Cloud computing – the notion that information systems can reside and be managed at a location remote from the user – is at least 20 years old. Virtual private networks first came into being in the 1990s. Salesforce.com successfully brought the software-as-a-service (SaaS) model to customer relationship management in 1999. Big I.T. vendors such as IBM and Oracle Corp. have unveiled comprehensive cloud-based frameworks within this decade.
Over that time, the cloud has come to be embraced by multiple apps, both in the business and consumer sectors. (In the latter, Apple and others have been trying to push buyers of entertainment content into the cloud.) Acceptance in the supply-chain arena, however, has been slower in coming.
Speaking at Oracle’s Value Chain Summit in San Jose, Calif. last week, co-chief executive officer Mark Hurd laid out the benefits of the cloud for supply chain: simplicity of implementation and management, greater agility in adapting to changing markets, lower total cost of ownership. At the same time, he acknowledged some of the factors that have kept companies from making full use of the cloud: concerns about security, resistance from internal I.T. staff, and a sense of inertia when existing systems seem to be working satisfactorily.
Software vendors have done their best to counter those tendencies. But I.T. departments, with their limited budgets and worries about disrupting company operations, can be conservative. “Most people in the world today are working with 20-year-old systems,” said Rick Jewell, Oracle’s senior vice president of application development. His company wants to make companies aware of the opportunities that cloud technology presents, especially in the age of social networks.
“In cloud applications,” he said, “social enablement is permeated everywhere. You can do collaboration at every step.”
But collaboration offers both promise and problems. It requires companies to engage in a high level of internal communication across organizational siloes – not to mention with outside supply-chain partners. “Helping people to collaborate effectively remains for most companies a challenge,” said Jon Chorley, Oracle’s chief sustainability officer and group vice president of supply-chain management.
The maturity of Oracle’s own cloud offerings tracks with the acceptance level of the marketplace. The company announced Oracle Cloud in 2012, and all of the pieces have yet to fall into place. In the first part of this year, it will release cloud capability to support order promising “from quote to cash.” Later in the year, it plans to extend the cloud services offering to cover manufacturing activities from planning to production. Not until next year at the earliest, however, will it enable the full planning cycle, including demand management, supply planning and sales and operations planning, said Vikash Goyal, senior director of value chain planning product strategy. Only at that point will the company have what he called “a comprehensive value-chain planning suite optimized for cloud deployment.”
Jewell claimed that Oracle’s measured approach to the cloud for supply chain is entirely deliberate. “The timing of this is by design,” he said. “We believe in the cloud. It is coming – it’s a matter of when.”
Oracle didn’t start building out cloud capability for the supply chain until about two years ago. “We anticipated a slower uptake,” Jewell said. “It has been a conscious decision on our part not to start investing [earlier].” In the meantime, the company has been busy adapting other areas, such as enterprise resource planning and human capital management (HCM), to the cloud.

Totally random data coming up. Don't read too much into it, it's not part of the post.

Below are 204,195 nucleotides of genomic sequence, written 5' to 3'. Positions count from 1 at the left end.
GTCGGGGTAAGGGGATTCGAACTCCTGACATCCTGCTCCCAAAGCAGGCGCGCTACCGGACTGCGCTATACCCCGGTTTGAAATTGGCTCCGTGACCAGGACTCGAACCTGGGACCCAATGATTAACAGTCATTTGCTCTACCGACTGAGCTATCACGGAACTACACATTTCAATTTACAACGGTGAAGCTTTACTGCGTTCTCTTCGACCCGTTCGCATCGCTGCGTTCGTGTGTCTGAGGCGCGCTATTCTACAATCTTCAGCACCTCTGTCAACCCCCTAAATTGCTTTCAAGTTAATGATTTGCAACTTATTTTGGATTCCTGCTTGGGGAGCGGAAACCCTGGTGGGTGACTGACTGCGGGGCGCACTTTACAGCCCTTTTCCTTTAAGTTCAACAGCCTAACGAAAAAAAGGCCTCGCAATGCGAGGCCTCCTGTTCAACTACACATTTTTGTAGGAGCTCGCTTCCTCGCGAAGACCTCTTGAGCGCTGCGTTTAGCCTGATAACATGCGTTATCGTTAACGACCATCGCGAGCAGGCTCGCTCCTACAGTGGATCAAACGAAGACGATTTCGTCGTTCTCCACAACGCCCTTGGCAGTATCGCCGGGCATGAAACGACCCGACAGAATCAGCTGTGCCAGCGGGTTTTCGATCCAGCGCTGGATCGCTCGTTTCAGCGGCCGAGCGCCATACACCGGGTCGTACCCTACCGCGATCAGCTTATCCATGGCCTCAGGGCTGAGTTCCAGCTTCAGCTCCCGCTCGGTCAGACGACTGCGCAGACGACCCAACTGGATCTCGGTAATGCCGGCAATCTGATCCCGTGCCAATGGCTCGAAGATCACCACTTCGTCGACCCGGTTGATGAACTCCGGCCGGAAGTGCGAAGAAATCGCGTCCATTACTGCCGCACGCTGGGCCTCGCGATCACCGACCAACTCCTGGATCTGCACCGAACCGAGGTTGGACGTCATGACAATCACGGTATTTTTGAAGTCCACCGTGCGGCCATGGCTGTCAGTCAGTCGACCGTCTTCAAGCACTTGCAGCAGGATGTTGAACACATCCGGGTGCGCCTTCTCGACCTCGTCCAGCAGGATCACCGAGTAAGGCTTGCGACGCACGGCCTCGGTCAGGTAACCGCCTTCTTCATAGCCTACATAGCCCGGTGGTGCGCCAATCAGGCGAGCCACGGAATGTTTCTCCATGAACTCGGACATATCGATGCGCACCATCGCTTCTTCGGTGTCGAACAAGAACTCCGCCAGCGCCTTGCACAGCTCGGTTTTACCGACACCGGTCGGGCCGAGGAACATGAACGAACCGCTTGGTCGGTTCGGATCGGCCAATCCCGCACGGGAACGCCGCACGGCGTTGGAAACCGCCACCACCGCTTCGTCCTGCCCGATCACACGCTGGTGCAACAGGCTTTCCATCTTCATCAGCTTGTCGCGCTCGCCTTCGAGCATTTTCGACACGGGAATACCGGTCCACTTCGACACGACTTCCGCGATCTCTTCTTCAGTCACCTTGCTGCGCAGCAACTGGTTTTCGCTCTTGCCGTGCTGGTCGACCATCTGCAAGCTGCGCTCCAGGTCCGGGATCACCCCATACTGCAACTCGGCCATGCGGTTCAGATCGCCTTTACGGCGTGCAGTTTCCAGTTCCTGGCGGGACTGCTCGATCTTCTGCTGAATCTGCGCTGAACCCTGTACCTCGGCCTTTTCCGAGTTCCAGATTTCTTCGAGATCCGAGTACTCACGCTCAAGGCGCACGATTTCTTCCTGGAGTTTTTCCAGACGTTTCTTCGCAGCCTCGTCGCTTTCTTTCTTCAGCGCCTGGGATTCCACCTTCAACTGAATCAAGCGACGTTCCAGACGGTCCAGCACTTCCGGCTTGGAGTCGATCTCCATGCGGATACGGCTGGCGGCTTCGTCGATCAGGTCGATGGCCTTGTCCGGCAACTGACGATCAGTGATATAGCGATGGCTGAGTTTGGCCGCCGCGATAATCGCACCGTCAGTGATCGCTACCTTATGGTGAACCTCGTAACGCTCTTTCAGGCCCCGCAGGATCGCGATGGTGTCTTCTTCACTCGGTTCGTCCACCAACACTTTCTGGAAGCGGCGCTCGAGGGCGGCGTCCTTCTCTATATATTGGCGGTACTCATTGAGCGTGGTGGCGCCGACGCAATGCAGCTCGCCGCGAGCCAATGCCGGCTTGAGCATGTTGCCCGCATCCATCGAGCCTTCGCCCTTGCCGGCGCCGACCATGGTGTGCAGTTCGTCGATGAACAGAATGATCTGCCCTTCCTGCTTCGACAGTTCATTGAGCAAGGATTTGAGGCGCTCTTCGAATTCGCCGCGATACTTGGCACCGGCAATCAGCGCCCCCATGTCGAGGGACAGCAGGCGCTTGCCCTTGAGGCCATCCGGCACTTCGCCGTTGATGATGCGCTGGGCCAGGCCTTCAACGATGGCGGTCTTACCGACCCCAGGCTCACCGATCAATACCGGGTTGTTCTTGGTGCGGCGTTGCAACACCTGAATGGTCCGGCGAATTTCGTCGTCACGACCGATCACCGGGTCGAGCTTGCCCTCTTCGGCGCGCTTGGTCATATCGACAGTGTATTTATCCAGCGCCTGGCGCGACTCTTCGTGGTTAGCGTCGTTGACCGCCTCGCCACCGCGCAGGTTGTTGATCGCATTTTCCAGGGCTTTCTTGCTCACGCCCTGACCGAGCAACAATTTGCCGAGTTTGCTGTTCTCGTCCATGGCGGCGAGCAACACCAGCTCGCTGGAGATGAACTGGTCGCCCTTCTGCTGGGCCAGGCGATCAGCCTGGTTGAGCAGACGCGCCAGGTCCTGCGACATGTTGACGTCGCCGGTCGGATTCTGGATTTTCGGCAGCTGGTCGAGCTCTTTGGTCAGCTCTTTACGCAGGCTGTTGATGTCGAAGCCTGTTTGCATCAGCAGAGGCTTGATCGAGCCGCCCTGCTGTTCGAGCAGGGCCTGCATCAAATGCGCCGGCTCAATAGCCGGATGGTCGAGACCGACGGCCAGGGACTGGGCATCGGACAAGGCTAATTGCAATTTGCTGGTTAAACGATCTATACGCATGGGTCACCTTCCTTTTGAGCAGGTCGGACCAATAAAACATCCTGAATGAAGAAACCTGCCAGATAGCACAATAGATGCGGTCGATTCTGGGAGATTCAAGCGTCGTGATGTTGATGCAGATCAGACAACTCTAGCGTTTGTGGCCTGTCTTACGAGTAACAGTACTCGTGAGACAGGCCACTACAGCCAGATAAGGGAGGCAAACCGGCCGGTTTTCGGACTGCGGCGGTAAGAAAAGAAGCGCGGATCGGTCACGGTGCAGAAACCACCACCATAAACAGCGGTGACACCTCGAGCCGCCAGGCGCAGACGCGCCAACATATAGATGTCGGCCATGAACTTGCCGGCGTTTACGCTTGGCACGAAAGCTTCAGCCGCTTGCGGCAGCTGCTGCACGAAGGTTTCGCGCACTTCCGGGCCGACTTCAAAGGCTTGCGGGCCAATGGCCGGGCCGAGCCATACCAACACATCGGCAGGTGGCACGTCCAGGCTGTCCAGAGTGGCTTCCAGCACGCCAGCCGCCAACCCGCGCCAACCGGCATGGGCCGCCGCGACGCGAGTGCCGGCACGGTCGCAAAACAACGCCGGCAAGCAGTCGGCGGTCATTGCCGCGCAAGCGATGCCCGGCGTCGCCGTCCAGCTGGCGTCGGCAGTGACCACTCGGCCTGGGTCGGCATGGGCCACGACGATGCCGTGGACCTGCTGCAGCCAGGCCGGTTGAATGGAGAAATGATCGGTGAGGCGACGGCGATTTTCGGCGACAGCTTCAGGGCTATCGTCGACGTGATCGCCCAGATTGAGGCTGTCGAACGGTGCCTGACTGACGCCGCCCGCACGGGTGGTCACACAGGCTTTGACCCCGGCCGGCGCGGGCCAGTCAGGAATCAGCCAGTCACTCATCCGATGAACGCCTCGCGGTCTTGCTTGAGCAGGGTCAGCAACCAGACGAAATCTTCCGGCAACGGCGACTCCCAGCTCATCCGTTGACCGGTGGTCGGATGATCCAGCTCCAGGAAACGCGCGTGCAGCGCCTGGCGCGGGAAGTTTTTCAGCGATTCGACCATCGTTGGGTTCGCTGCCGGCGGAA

Jewell took particular note of a high level of customer acceptance for cloud delivery of ERP – a development that was considered unthinkable just a few years ago. Back then, many companies were balking at transferring this essential backbone of their I.T. infrastructure to servers outside the firewall. But in the last two quarters, the adoption of cloud-based financial, projects and procurement capabilities “has absolutely exploded,” Jewell said. “We’re adding 50 customers a month.”
In all, Oracle’s revenues from cloud applications were up 45 percent in the second quarter of its fiscal year, to $516m. (The total included software-, platform- and infrastructure-as-a-service offerings.) Chairman and chief technology officer Larry Ellison has said he expects new cloud bookings to top $250m by the end of the fourth quarter – and more than $1bn in the next fiscal year. But a lot of that business will come from areas other than supply chain.
The term “cloud” can mean several things. Goyal laid out three options:
--Public cloud services, where Oracle hosts and manages the applications, as well as owns the software license change control;
--Managed cloud services, where Oracle acts as app host and manager, but the customer owns the license change control, and
--Business process services, where outside partners conduct hosting and application management, while the customer retains ownership of change control.
“We are banking on the public cloud,” said Goyal. “That’s why we’re investing.” For the most part, he said, customers haven’t moved in the direction of partner-based services, which would involve multiple cloud operating models.
The cloud will also be central to Oracle’s apps and services in the areas of global trade management, end-to-end visibility and business-to-business connectivity. As ambitious as the company’s plans might be in those areas, however, it can’t move any faster than the customer. Goyal said about 10 percent of companies are currently looking at cloud-based planning applications.
“Eventually, all of these things are going to transition [to the cloud],” he says. “But it won’t change overnight. It will just take time.”